At the tail end of the Cold War, on the westernmost tip of the Soviet Union, Valdis Dombrovskis sat in his home in Riga and tried to tune in to Voice of America.
The station jumped all over the radio dial as broadcasters played cat and mouse with the Soviet censors trying to jam their signal, but the young man who would grow up to become the EU’s trade chief kept chasing it.
He knew the propaganda. He wanted to hear what the US had to say for itself.
“Since kindergarten we were indoctrinated with all this communist stuff, and the US was kind of the arch evil hegemon of imperialists,” said Dombrovskis, a former Latvian prime minister. “Of course in everyday life, when you were growing up, this perception was changing.”
It is a sign of just how fast the arc of history can bend that Dombrovskis has become the EU’s go-to person for tackling its thorniest problems. Now as European commissioner for trade, he finds himself at the sharp end of EU’s efforts to rebuild the western alliance that won the Cold War, dominated the world and was tipped into crisis by the US President Donald Trump.
“It is important to maintain and develop this strategic partnership,” Dombrovskis said. “It’s important also internationally to get the US back to multilateralism.”
In Brussels, Dombrovskis is known for his deadpan, almost robotic delivery. He sticks to the script and focuses on detail, often from behind a thick folder of documents.
A meme making the rounds in the EU’s de facto capital supposedly shows Dombrovskis in 16 different emotional states — the same photo is used for all of them, his usual neutral expression behind rimless glasses.
Officials who have worked with him — and those who have sat opposite him in negotiations — say that lack of charisma is his secret weapon: Dombrovskis is never fazed, regardless of what is thrown at him.
It also makes him difficult to read and officials say that people often underestimate him, despite the fact that he has overseen the regulatory framework that put the EU at the forefront of green finance and prepared the bloc’s financial rulebook for life without the City of London.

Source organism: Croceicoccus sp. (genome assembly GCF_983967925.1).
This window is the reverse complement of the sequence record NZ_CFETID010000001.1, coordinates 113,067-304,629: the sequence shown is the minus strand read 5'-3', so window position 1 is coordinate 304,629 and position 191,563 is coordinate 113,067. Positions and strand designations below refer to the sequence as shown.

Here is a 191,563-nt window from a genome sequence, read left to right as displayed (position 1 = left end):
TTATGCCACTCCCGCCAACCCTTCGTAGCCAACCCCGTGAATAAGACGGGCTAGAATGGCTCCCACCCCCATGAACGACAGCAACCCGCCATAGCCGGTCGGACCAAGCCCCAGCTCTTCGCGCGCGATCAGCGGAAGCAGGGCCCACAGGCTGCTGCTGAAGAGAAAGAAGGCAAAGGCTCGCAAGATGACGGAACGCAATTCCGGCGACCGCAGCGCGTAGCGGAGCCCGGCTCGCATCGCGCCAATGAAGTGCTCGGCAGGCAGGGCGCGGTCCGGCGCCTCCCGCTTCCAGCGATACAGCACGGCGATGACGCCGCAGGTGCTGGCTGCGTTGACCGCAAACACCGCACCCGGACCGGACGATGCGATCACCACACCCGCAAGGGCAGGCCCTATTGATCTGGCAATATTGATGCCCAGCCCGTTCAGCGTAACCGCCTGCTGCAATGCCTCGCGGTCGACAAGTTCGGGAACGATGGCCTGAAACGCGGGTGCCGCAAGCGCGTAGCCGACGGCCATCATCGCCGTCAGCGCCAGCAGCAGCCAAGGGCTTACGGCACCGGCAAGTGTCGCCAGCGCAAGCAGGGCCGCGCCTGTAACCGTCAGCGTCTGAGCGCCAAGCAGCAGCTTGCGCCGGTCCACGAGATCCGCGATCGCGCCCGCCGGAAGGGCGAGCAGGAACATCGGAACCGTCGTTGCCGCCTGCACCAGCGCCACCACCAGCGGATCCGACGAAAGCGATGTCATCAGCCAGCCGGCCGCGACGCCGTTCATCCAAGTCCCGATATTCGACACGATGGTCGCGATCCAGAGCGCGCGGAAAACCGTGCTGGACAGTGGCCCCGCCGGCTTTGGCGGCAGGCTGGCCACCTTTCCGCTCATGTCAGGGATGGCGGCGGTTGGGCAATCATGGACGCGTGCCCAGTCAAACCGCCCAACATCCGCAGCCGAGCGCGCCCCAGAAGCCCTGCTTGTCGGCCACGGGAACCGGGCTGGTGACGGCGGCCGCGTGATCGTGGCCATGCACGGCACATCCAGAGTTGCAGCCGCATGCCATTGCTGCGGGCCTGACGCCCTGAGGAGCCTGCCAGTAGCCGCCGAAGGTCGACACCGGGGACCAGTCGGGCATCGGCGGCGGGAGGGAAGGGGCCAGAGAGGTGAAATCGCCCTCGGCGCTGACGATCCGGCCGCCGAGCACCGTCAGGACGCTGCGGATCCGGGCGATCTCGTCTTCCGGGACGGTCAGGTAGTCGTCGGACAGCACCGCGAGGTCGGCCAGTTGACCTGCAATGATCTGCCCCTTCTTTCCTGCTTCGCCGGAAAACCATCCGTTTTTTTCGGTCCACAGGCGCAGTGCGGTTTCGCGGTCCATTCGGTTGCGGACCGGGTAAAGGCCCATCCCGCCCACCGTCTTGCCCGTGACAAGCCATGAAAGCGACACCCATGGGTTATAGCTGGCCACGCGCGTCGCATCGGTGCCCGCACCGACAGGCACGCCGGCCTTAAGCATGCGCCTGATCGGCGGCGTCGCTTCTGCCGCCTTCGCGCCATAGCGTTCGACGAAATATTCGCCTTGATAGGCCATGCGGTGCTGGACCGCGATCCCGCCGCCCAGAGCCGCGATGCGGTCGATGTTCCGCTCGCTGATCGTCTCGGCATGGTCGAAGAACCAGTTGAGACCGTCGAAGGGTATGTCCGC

Dombrovskis will certainly mark a change from his predecessor, the back-slapping Irishman Phil Hogan, who in August quit after breaching COVID-19 rules.
Hogan was just the latest in a string of EU trade officials who irritated their counterparts in Washington. On a visit at the beginning of the year, Hogan was given a dressing down by US National Economic Council Director Larry Kudlow, although with US president-elect Joe Biden’s Irish roots, he might have proved an asset.
In any case, the arrival of Biden should lighten the mood. Antony Blinken, his nominee for US secretary of state, in September said that the US needs to end the “artificial trade war” with the EU.
“We ought to be able to do it. We’ve got the same basic goals.” Blinken said.
However, the structural tensions will likely remain — the EU’s first major policy decision following Biden’s election victory was to impose retaliatory tariffs on US$4 billion of US goods as part of the long-running fight over subsidies for Boeing and Airbus.
“I still believe there is much more which is binding us together than pulling us apart,” Blinken said.
His back story helps to explain why.
Dombrovskis was born in 1971 in a Baltic country that had at the end of World War II unwillingly been absorbed by the Soviet Union. It was a monochrome world where people turned to the black market to secure illicit goods from the West.